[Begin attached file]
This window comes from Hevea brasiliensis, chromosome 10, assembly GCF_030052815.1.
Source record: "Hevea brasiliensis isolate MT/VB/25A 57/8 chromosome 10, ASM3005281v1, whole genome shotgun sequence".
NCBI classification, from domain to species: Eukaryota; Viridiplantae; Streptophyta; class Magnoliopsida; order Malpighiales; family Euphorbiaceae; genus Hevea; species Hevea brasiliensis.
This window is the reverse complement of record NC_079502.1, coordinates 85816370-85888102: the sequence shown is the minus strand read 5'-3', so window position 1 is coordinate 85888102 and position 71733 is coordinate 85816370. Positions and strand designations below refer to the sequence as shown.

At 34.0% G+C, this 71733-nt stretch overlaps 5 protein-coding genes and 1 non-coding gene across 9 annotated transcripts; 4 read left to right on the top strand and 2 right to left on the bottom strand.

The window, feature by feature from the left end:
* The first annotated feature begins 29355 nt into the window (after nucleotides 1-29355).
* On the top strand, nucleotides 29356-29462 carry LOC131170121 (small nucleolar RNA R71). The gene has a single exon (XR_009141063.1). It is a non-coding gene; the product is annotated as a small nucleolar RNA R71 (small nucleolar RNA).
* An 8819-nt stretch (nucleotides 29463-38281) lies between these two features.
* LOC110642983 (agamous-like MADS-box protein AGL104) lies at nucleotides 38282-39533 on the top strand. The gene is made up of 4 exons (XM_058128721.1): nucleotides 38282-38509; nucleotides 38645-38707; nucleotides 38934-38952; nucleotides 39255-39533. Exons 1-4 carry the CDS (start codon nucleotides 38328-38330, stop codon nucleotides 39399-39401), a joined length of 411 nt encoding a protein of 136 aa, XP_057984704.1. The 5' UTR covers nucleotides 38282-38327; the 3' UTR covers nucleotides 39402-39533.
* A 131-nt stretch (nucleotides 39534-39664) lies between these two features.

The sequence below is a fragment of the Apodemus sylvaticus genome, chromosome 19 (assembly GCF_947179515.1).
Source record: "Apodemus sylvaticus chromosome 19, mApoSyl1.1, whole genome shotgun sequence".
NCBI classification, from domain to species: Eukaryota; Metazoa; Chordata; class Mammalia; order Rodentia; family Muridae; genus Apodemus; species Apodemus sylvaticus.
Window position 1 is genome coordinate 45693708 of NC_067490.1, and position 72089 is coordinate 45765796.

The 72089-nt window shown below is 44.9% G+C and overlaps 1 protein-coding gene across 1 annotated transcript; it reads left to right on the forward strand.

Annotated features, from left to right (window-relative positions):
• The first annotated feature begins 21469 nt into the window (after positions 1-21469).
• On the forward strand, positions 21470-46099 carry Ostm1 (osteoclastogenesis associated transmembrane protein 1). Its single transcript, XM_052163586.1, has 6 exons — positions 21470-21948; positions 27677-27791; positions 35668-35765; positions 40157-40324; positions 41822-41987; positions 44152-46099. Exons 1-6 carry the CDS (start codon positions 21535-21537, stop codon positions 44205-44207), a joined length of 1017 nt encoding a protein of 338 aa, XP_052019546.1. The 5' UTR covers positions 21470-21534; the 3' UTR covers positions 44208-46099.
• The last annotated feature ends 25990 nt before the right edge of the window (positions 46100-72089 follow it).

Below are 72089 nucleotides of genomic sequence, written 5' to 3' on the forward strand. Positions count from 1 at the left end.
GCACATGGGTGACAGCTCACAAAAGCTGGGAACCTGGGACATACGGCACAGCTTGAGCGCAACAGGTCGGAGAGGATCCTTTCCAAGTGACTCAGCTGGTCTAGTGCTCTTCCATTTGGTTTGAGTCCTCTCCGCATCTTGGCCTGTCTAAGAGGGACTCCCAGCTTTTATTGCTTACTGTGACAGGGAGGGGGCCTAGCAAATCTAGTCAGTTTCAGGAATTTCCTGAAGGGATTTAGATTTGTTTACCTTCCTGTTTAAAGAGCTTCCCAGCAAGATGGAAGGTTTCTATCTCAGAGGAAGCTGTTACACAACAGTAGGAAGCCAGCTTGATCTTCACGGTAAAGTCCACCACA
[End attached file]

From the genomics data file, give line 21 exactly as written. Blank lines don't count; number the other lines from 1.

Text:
Below are 72089 nucleotides of genomic sequence, written 5' to 3' on the forward strand. Positions count from 1 at the left end.